Eliminate Solitary Confinement as Routine Punishment

Target: New York Legislative Committee

Goal: Support lawsuit that aims to eliminate solitary confinement as a routine punishment for minor, nonviolent offenses in New York

While the use of solitary confinement is controversial, it remains a prominent fixture in the United State’s prison system. Most prisons use solitary confinement as punishment, not for the crimes that landed an inmate in prison, but for offenses committed once prisoners are behind bars. If an inmate is repeatedly violent against guards or other inmates, solitary confinement is often deemed necessary to protect the people around them. A lawsuit recently filed by the New York Civil Liberties Union, however, asserts that New York is misusing solitary confinement. Support this lawsuit, and ensure that solitary confinement is used sparingly and appropriately in New York.

The lawsuit is being filed on behalf of a 30-year-old inmate with a history of mental illness. The inmate, Leroy Peoples, claims to have been repeatedly sentenced to months, and even years, in solitary confinement for nonviolent offences. His first stint in solitary was for unauthorized possession of nutritional supplements. The supplements were later found to be on sale at the prison commissary, but Leroy spent six months in solitary confinement regardless. His second solitary confinement lasted for three years and was for possession of unauthorized legal materials. Both of these offenses were minor and nonviolent. Spending such a long time in solitary confinement is extremely taxing emotionally and mentally.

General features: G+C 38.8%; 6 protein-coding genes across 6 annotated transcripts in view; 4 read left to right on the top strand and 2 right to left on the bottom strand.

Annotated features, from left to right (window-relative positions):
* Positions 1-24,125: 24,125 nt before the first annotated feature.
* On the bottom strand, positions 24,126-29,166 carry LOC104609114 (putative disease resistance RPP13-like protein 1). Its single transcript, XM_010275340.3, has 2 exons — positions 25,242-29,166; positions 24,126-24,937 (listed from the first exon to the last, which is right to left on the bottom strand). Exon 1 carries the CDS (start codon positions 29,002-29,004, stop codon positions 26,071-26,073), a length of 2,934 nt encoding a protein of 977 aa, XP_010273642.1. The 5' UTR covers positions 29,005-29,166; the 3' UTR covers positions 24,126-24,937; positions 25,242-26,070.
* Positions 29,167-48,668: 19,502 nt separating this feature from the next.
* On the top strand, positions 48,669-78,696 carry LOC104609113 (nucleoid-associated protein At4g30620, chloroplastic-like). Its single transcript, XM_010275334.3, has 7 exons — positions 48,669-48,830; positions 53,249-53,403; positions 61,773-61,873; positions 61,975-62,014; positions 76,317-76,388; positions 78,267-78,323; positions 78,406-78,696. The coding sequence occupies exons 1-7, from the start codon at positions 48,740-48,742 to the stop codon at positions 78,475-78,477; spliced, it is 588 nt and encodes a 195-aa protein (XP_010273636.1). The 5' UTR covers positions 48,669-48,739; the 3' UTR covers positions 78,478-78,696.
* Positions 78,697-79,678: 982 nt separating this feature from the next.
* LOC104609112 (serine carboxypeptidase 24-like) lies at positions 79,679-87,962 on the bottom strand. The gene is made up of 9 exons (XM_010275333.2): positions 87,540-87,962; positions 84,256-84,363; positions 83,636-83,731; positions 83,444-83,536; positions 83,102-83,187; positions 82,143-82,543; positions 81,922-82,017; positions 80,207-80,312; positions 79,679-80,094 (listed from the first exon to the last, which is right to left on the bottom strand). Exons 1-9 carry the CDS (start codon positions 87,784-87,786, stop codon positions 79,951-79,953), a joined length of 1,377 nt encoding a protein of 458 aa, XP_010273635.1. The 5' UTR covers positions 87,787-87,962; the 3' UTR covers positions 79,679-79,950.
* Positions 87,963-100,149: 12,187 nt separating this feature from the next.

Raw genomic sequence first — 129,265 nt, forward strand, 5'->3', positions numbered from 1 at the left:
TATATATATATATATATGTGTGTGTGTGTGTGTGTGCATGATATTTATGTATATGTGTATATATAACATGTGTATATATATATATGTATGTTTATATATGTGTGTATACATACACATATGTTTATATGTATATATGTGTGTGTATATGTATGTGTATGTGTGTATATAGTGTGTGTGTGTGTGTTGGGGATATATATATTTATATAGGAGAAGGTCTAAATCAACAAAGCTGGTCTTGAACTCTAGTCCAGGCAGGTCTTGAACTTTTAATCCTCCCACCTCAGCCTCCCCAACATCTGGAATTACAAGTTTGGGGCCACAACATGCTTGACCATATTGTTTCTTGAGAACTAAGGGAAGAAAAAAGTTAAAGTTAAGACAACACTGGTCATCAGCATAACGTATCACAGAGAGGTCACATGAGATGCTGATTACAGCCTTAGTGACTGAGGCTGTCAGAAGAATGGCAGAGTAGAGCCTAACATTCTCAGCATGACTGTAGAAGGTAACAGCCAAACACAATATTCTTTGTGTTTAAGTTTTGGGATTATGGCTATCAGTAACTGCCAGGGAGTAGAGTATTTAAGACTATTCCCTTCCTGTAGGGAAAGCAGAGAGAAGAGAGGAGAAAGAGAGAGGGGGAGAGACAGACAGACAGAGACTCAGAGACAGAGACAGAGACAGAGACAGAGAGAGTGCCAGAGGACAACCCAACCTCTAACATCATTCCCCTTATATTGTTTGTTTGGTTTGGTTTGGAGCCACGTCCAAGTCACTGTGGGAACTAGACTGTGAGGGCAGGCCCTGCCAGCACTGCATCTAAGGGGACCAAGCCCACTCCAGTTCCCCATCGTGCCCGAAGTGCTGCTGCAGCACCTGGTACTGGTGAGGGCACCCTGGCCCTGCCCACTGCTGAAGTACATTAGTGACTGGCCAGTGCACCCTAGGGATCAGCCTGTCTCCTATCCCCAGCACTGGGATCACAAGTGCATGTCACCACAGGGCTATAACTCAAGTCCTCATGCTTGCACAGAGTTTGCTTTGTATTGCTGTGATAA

Leroy Peoples is not the only inmate to experience punitive prison sentencing. Between 2007 and 2011, 70,000 inmates received solitary punishments for offenses such as having an untidy jail cell, unfastened long hair, and not reporting an illness. These punishments are inappropriate for the offenses committed and are fiscally burdensome to the state. Sign the petition below, and urge the New York Legislature to accept the New York Civil Liberties Union‘s lawsuit. It is important that the legislative committee regulate when and for how long an inmate can be placed in solitary confinement.


Dear New York Legislative Committee,

The New York Civil Liberties Union recently filed a lawsuit on behalf of Leroy Peoples, an inmate in New York who spent over three years in solitary confinement. Peoples was placed in solitary for minor, nonviolent offenses. This excessive use of solitary confinement has become common in New York. The overuse of solitary confinement is both unnecessarily punitive to inmates and a financial burden on the state.

In the span of four years, 70,000 New York inmates spent time in solitary confinement for offenses such as having an untidy jail cell, unfastened long hair, and not reporting an illness. This type of rule breaking is minor and doesn’t warrant excessive punishment, yet New York inmates continue to experience erratic and irrational chastisement. I urge you to pass the lawsuit, and to regulate when and for how long an inmate can be sentenced for solitary confinement.


[Your Name Here]

Photo Credit: geograph.org.uk

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42 Signatures

  • Ana Maria Mainhardt Carpes
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